Introduction: Measuring the diameter of the inferior vena cava (IVC) or the height of the jugular venous pressure (JVP) with point‐of‐care ultrasound (POCUS) is a practical alternative method for estimating a patient’s intravascular volume in the rural setting. This study aims to determine whether or not POCUS of the IVC or JVP generates additional useful clinical information over and above routine physical examination in this context.
Methods: Twenty generalist physicians, working in five New Zealand rural hospitals, recorded their estimation of a patient’s intravascular volume based on physical examination and then again after performing POCUS of the IVC or JVP, using a visual scale from 1 to 11.
Results: Data were available for 150 assessments. There was an only moderate agreement between the pre‐ and post‐test findings (Spearman’s correlation coefficient = 0.46). In 28% (42/150) of cases, the difference was four or more points on the scale, and therefore, had the potential to be clinically significant.
Conclusion: In the rural context, POCUS provides new information that frequently alters the clinician’s estimation of a patient’s intravascular volume.
Nixon G, Blattner K, Muirhead J, Kiuru S, Kerse N. Point-of-care ultrasound for FAST and AAA in rural New Zealand: quality and impact on patient care. Rural and Remote Health 2019; 19: 5027.
Open access: https://doi.org/10.22605/RRH5027
Subgroup analysis of a larger study into Point-of-care ultrasound in rural NZ hospitals. This study looked at AAA and FAST scans performed by rural clinicians. Scans were correctly interpreted 91% in AAA scans and 97% in the case of FAST. Management was changed on the basis of this scan in 25% of cases for AAA scans and 20% for FAST. This is consistent with international emergency department literature.
This series of papers from this rural POCUS dataset continues to show the utility and benefits of bedside imaging. What was life like BU?
Introduction: Point-of-care ultrasound (POCUS) has the potential to improve access to diagnostic imaging for rural communities. This article evaluates the sensitivity and specificity, impact on patient care, quality and safety of two common POCUS examinations – focused assessment with sonography in trauma (FAST) and aortic aneurysm (AAA) – in the rural context.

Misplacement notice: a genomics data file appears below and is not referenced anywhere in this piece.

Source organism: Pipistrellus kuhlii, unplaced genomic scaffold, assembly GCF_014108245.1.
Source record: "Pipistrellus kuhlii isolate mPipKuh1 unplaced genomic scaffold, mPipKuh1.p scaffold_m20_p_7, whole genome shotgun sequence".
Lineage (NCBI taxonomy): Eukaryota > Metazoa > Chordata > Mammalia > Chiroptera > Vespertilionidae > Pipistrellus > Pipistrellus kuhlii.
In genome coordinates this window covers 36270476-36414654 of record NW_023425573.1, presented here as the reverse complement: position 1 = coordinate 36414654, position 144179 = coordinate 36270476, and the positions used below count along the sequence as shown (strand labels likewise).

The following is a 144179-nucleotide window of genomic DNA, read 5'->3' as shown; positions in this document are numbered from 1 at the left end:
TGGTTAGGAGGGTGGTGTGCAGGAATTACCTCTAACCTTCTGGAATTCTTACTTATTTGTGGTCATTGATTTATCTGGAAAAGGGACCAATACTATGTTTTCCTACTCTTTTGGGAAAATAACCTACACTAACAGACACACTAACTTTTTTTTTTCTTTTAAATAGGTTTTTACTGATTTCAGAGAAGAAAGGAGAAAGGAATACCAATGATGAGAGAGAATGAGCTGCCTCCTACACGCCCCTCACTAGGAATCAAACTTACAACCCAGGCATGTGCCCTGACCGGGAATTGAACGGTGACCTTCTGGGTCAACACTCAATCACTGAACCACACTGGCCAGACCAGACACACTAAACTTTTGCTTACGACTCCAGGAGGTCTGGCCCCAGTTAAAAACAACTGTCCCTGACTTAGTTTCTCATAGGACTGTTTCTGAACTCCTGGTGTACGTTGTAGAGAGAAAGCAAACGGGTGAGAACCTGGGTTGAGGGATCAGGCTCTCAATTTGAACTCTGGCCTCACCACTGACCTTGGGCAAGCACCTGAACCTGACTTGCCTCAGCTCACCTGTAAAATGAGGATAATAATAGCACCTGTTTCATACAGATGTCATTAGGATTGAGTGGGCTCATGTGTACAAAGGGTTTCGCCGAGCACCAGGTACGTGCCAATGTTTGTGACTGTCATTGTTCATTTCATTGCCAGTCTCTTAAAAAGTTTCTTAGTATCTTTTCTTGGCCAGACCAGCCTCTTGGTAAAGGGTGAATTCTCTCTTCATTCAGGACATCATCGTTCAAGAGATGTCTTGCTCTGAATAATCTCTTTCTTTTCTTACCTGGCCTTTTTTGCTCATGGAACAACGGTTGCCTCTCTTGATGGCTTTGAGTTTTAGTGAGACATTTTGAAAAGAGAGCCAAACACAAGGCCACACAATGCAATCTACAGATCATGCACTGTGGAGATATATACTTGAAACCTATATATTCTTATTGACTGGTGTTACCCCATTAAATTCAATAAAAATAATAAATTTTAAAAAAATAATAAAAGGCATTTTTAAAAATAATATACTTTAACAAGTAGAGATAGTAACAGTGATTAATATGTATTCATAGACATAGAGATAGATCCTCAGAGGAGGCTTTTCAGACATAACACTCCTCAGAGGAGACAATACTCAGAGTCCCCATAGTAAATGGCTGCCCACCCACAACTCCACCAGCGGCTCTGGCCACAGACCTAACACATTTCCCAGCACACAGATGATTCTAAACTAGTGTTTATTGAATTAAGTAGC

Methods: This study is a subgroup analysis of a larger study into POCUS in rural New Zealand. Twenty-eight physicians in six New Zealand rural hospitals, with limited access to formal diagnostic imaging, completed a questionnaire before and after POCUS scans to assess the extent to which it altered diagnostic certainty and patient disposition (discharge v admission to rural hospital v transfer to urban hospital). The investigators and a specialist panel reviewed images for technical quality and accuracy of interpretation, and patient clinical records, to determine accuracy of the POCUS findings and their impact on patient care.
Results: For FAST and AAA scans respectively, sensitivities were 75% and 100%, and specificities 100% and 93%; rural doctors correctly interpreted their POCUS images for 97% and 91% of scans. The proportions of scans that had either a ‘significant’ or ‘major’ impact on patient care were 17% and 31%. POCUS resulted in the disposition being de-escalated for 15% and 10% of patients and escalated for 5% and 3% of patients.
Conclusions: In the rural context, POCUS AAA is a reliable ‘rule out’ test for ruptured abdominal aortic aneurysm and FAST scan has a role as a ‘rule in’ test for solid organ injury. These findings are consistent with larger studies in the emergency medicine literature.